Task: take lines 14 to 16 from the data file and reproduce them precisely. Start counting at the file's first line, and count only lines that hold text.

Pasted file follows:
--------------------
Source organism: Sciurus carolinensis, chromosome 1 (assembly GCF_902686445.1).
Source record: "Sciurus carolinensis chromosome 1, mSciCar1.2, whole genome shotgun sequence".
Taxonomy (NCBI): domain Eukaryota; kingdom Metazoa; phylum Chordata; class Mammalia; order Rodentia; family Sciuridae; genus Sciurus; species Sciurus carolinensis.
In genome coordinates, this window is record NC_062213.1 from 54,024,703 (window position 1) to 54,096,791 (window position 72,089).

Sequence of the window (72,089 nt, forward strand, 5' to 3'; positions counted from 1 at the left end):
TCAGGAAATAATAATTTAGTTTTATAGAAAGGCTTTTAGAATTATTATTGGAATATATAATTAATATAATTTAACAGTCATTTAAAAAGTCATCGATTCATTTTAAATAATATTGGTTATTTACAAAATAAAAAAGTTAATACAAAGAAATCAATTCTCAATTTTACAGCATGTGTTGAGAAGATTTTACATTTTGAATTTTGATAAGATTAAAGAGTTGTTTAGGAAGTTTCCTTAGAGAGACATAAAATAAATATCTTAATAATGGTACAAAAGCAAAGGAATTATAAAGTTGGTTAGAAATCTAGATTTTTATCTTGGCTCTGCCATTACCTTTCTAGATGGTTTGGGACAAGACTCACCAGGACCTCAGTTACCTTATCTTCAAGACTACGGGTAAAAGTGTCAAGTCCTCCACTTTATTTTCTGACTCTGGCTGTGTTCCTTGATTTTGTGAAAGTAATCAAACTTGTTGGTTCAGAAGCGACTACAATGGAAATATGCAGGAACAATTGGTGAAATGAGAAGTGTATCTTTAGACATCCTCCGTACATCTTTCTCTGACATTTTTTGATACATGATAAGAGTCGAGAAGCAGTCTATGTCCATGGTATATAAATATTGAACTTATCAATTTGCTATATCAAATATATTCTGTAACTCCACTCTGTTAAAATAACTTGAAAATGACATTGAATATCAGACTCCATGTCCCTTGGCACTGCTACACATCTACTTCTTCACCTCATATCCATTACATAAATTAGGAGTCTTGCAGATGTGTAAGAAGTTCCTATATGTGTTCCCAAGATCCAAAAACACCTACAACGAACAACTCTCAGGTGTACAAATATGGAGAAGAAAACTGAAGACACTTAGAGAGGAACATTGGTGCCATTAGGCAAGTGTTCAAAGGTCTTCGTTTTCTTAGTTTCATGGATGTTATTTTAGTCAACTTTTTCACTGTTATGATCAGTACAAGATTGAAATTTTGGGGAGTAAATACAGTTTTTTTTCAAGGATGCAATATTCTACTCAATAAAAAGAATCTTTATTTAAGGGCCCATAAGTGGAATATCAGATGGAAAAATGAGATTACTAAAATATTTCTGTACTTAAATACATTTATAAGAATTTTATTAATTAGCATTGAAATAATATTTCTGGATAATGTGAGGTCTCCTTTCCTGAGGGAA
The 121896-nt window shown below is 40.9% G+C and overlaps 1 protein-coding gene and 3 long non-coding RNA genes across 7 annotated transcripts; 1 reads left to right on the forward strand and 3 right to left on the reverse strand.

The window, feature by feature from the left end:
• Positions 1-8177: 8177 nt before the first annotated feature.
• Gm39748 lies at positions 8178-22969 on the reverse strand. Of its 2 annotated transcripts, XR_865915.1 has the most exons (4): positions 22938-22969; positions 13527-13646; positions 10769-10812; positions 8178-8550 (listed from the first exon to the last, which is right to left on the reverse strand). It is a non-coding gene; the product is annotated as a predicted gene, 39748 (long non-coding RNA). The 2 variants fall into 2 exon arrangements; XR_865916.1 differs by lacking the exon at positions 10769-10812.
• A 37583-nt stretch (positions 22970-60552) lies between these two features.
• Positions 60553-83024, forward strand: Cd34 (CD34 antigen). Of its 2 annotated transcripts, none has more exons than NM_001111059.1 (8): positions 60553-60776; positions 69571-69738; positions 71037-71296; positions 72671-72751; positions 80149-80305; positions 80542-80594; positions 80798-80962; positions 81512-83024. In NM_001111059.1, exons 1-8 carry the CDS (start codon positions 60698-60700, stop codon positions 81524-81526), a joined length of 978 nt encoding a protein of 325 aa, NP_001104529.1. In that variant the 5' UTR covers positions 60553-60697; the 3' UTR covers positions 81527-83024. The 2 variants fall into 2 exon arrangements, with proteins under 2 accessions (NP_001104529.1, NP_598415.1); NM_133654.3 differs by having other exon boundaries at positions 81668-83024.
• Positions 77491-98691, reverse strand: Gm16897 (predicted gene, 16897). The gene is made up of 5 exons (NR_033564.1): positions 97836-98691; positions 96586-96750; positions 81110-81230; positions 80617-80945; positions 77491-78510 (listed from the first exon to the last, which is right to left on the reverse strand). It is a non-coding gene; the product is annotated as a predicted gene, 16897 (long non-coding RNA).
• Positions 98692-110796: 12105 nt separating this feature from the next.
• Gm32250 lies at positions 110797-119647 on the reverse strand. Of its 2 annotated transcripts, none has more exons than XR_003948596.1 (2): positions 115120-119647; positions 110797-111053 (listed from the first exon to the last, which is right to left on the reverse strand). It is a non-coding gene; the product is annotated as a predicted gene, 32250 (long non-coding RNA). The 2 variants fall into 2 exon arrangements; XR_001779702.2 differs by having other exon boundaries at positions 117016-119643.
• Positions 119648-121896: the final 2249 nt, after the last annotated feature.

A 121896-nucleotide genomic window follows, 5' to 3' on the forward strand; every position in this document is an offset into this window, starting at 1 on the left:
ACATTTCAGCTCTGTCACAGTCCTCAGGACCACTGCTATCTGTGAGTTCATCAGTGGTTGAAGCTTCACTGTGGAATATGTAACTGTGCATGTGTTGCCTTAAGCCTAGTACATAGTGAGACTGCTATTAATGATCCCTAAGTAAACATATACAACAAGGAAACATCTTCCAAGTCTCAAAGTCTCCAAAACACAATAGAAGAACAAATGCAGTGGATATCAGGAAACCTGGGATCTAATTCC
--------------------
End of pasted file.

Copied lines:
• Positions 98692-110796: 12105 nt separating this feature from the next.
• Gm32250 lies at positions 110797-119647 on the reverse strand. Of its 2 annotated transcripts, none has more exons than XR_003948596.1 (2): positions 115120-119647; positions 110797-111053 (listed from the first exon to the last, which is right to left on the reverse strand). It is a non-coding gene; the product is annotated as a predicted gene, 32250 (long non-coding RNA). The 2 variants fall into 2 exon arrangements; XR_001779702.2 differs by having other exon boundaries at positions 117016-119643.
• Positions 119648-121896: the final 2249 nt, after the last annotated feature.